23 Feb 2012


“To survive in the academic world, you need to improve your networking,” my mentor told me.

This is of course very true. Nowadays, good research demands a whole range of expertise that a single team is unlikely to master. Clinical studies also require bigger and bigger sample sizes that can only be achieved by many centers working together. It is therefore important to know people.

But I have a problem – I cannot recognize faces. Recently, I looked at Whitney Houston’s photo and thought that was Jennifer Lopez, you see what I mean.

When I greet friends in overseas conferences, I try my best to hide the fact that I cannot recall where he is from and what his name is. Invariably, disaster soon strikes. Another friend comes and expects me to introduce them to each other. After a few polite remarks, both friends know I cannot recall a thing about either of them.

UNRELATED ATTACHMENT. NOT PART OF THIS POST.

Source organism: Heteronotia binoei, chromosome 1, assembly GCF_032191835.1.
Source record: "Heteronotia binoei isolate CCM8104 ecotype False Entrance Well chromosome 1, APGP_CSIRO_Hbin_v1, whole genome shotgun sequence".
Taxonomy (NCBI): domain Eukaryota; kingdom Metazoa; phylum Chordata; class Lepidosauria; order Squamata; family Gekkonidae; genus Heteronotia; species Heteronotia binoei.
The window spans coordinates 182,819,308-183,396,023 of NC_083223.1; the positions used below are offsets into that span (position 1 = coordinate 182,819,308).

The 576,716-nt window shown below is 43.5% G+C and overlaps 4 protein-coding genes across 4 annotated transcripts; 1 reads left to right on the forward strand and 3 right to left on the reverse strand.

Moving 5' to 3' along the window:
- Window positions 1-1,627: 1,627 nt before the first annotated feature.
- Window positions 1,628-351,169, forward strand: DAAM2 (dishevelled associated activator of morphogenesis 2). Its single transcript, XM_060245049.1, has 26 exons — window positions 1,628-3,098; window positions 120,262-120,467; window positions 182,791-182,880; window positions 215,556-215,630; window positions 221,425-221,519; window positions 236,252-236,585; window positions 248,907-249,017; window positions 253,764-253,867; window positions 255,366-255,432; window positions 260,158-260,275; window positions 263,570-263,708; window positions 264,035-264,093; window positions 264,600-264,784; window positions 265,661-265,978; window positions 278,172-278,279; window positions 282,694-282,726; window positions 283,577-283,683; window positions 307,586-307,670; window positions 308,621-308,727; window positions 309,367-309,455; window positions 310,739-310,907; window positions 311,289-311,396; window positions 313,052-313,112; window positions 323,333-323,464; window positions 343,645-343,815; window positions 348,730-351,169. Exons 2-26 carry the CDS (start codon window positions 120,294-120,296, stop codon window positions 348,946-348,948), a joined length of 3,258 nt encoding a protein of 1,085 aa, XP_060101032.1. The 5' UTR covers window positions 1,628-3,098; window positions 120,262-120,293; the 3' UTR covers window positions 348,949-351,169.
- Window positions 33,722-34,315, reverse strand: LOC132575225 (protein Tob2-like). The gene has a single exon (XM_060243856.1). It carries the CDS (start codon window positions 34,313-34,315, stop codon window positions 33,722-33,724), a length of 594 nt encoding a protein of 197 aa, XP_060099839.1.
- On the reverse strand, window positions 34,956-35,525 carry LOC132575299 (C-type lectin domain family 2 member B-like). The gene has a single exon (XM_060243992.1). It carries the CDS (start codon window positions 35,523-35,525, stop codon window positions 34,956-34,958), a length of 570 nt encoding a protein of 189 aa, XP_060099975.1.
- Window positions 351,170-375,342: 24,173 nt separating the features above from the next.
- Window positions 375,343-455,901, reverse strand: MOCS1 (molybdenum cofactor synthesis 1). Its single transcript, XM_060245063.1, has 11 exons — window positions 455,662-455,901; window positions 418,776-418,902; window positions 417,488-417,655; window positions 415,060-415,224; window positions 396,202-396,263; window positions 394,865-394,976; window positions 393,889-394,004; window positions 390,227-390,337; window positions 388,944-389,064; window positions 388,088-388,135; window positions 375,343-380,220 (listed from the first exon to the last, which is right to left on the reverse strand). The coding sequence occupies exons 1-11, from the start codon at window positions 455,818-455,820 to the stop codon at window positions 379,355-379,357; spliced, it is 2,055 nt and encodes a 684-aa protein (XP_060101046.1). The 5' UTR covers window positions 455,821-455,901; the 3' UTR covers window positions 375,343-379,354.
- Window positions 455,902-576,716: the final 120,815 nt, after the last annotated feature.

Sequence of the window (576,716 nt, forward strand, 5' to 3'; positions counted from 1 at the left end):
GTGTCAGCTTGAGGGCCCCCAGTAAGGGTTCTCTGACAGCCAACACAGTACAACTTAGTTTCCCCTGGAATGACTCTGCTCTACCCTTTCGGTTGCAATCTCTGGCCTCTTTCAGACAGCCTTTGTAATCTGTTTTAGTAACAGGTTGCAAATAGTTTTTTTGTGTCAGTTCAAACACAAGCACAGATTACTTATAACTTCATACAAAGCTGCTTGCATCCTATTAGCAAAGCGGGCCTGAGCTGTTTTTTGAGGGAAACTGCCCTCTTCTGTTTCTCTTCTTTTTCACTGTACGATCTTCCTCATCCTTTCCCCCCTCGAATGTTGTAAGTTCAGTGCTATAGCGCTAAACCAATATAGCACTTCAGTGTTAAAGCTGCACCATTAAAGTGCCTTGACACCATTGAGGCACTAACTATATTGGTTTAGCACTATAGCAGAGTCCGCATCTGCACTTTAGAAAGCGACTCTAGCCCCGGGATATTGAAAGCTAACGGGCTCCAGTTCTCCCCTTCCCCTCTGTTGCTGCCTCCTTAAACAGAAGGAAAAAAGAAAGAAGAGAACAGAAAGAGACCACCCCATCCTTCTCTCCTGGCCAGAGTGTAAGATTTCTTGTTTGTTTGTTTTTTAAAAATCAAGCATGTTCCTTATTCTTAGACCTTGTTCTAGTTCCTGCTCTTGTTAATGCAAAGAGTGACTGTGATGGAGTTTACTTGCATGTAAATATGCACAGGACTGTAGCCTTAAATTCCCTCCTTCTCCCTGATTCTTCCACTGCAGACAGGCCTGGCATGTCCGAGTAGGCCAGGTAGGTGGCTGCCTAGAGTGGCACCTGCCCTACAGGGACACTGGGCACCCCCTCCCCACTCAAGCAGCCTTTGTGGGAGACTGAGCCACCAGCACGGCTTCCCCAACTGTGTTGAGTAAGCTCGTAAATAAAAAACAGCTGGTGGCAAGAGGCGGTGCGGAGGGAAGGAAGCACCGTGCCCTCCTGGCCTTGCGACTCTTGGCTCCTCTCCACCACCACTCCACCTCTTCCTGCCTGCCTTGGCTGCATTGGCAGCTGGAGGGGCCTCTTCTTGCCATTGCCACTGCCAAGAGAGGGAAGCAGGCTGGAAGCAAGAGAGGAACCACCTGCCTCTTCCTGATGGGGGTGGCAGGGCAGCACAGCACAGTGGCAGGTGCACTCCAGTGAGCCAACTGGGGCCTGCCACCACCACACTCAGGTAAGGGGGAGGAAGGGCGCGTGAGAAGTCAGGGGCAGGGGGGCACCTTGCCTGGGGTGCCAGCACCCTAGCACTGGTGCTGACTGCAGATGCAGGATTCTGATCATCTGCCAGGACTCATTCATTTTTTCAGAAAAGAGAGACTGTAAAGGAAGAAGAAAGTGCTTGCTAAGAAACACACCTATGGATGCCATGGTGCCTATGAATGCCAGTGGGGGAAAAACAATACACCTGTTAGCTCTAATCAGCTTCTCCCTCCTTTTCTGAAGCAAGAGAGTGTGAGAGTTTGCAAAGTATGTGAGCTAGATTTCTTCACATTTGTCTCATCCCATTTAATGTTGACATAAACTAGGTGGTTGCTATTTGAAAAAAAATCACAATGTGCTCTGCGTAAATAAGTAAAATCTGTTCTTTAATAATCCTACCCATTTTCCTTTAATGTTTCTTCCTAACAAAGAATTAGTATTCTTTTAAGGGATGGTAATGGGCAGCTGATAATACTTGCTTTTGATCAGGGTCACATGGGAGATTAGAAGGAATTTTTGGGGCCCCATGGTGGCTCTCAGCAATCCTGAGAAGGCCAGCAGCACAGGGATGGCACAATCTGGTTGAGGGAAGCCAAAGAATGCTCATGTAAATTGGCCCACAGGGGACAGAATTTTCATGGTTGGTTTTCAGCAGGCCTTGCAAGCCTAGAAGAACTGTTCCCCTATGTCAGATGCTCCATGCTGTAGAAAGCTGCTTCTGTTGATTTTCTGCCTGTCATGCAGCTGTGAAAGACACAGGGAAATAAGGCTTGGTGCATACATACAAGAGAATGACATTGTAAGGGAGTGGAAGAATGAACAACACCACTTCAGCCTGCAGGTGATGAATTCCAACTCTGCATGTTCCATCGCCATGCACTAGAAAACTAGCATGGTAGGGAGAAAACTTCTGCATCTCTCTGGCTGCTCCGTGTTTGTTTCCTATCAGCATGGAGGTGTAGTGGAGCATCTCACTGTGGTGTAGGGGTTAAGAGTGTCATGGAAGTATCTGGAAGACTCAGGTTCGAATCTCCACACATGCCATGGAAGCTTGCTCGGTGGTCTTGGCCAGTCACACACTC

So, imagine how I felt when I learned that paper wasps (wasps!) were good at recognizing faces.

In a recent paper by Sheehan and Tibbetts, paper wasps were trained to recognize faces (Science 2011;334:1272). The investigators took pictures of the faces of different paper wasps and put them in a maze. When a wasp went in front of the picture of an incorrect wasp, it got an electric shock. It did not take much training before the wasps could choose the correct pictures. On average, they got it right 8 times out of 10.

I learned three important lessons from this study.

First, animal activists can accept insect studies.

Second, it takes only a few hundred neurons to form a neural network for recognizing faces. I am sure I have that.

Third, what I really need is just a few electric shocks.

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